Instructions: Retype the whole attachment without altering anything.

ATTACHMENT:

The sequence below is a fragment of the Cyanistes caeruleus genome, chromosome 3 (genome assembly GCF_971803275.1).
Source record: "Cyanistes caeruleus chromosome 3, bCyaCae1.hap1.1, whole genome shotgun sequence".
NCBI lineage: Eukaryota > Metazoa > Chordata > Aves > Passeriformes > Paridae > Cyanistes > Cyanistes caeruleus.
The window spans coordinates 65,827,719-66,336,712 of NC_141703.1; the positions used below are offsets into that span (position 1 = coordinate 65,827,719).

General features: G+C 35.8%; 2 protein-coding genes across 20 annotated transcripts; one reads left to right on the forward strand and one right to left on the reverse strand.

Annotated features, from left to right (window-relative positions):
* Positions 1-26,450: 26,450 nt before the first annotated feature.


The sequence below is a fragment of the Cyanistes caeruleus genome, chromosome 3 (genome assembly GCF_971803275.1).
Source record: "Cyanistes caeruleus chromosome 3, bCyaCae1.hap1.1, whole genome shotgun sequence".
NCBI lineage: Eukaryota > Metazoa > Chordata > Aves > Passeriformes > Paridae > Cyanistes > Cyanistes caeruleus.
The window spans coordinates 65,827,719-66,336,712 of NC_141703.1; the positions used below are offsets into that span (position 1 = coordinate 65,827,719).

General features: G+C 35.8%; 2 protein-coding genes across 20 annotated transcripts; one reads left to right on the forward strand and one right to left on the reverse strand.

Annotated features, from left to right (window-relative positions):
* Positions 1-26,450: 26,450 nt before the first annotated feature.